28. The District primarily relies on its psychoeducational assessments conducted by the District’s school psychologists, Dr. Browning in 2007, and Mr. Ouellette in 2008, and the speech assessments for both years conducted by Ms. Graciano, as well as their testimony, Student’s school records, and the testimony and observations of his teachers. In addition, the District retained Dr. Robert Goode Patterson to review Student’s records in this case and provide an expert evaluation for purposes of the hearing.
29. Dr. Patterson is a licensed psychologist, educational psychologist, and marriage, family and child counselor. He holds multiple degrees, including a Master of Arts in Education and Psychology (1962), a Master of Arts in Developmental Psychology (1983), and a Doctor of Psychology degree in Psychology and Family Therapy (1988). Dr. Patterson holds several Diplomate Certificates including Fellow-Forensic Sciences of the International College of Prescribing Psychology, and Fellow-Serious Mental Disorders (1997), as well as a recent Diplomate Certificate from the Board of the American School of Neuropsychology. Dr. Patterson holds numerous California educational credentials including General Elementary, General Secondary, Pupil Personnel Services, and School Psychology credentials. He has extensive experience working in the education field as a special education teacher, school administrator, and Director of Special Education. In addition, he has published numerous articles, and has taught numerous courses, workshops, and lectures. As a psychologist in private practice for over 23 years, Dr. Patterson has conducted assessments for the California regional centers, the California Superior and Juvenile courts, school districts, and families, and has testified on behalf of both families and school districts. Dr. Patterson has conducted many assessments in which the autism spectrum or autism was at issue.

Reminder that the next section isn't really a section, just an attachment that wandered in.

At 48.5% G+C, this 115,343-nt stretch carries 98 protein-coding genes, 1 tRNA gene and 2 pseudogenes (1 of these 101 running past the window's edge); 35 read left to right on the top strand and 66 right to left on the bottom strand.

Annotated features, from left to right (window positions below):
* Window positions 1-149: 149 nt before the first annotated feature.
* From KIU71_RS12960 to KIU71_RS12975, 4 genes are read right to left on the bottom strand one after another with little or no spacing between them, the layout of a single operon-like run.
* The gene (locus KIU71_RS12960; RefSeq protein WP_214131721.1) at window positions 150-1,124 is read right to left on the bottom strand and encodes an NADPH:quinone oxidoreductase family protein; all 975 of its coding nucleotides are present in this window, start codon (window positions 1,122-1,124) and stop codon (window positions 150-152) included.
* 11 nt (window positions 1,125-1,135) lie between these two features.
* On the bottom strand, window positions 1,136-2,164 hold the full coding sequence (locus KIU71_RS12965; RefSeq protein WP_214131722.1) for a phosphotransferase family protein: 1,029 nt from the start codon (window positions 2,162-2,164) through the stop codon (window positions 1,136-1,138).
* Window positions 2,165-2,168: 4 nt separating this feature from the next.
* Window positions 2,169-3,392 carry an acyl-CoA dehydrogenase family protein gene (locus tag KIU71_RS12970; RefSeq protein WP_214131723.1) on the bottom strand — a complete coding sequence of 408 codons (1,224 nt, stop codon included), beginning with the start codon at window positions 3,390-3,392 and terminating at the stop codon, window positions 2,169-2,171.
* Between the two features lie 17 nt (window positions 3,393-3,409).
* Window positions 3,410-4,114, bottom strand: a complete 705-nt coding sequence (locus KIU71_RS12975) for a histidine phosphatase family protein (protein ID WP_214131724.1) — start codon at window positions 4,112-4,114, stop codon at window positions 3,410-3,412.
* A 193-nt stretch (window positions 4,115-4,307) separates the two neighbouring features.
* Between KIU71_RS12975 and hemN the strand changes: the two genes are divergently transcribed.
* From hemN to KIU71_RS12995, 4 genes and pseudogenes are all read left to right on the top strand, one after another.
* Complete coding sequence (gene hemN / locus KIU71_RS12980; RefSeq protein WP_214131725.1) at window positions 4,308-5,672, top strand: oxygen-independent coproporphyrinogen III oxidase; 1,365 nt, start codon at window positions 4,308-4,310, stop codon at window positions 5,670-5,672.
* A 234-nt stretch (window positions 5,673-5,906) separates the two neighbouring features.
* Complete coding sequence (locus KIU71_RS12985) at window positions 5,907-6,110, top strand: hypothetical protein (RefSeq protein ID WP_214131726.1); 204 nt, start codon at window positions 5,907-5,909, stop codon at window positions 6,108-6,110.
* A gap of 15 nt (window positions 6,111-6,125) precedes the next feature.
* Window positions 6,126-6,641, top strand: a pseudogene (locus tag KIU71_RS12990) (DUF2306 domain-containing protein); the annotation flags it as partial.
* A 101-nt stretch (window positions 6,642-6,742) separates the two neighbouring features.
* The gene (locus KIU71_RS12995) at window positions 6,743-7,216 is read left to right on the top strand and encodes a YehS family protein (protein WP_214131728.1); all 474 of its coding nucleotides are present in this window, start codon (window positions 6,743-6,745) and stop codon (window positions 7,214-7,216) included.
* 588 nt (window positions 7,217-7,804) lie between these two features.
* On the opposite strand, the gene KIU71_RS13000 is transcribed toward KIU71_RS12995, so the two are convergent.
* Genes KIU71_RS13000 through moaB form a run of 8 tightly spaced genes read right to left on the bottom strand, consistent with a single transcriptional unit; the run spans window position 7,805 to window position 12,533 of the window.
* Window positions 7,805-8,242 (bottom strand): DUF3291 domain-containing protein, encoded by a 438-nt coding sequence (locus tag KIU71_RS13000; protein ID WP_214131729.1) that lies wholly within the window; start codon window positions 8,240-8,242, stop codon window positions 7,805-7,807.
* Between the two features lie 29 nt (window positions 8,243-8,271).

30. Dr. Patterson did not meet, interview, diagnose, or assess Student or issue a written report of his opinions. Dr. Patterson reviewed Student’s historical school records from the DODDS and the District, and Student’s prior assessments, including the District’s 2007 and 2008 assessments, and Dr. McCray’s 2008 assessment. In addition, Dr. Patterson reviewed Dr. Ulrey’s opinion letter, and assessment test protocols produced by Dr. Ulrey for the hearing.
31. Dr. Patterson’s review led him to conclude that because Student had extensive records and a long history of assessments, he did not need to conduct a further assessment of Student in order to render an opinion. However, Dr. Patterson did want updated information from the District, and therefore interviewed two of Student’s eighth grade teachers at Mossdale. In addition, Dr. Patterson reviewed a video that Student had made in connection with the graduation of his class from Mossdale, in which Student had narrated various school scenes and skits involving his classmates.10
32. Dr. Patterson concluded from his review of Student’s records, assessments, and other data that Student did not meet any of the criteria for eligibility for special education under autistic-like behaviors. Dr. Patterson emphasized that autistic-like behaviors must be pervasive across settings, including the school, and not just appear in the home setting. Dr. Patterson’s opinions and assessments are also evaluated more specifically with respect to the criteria for autistic-like behaviors.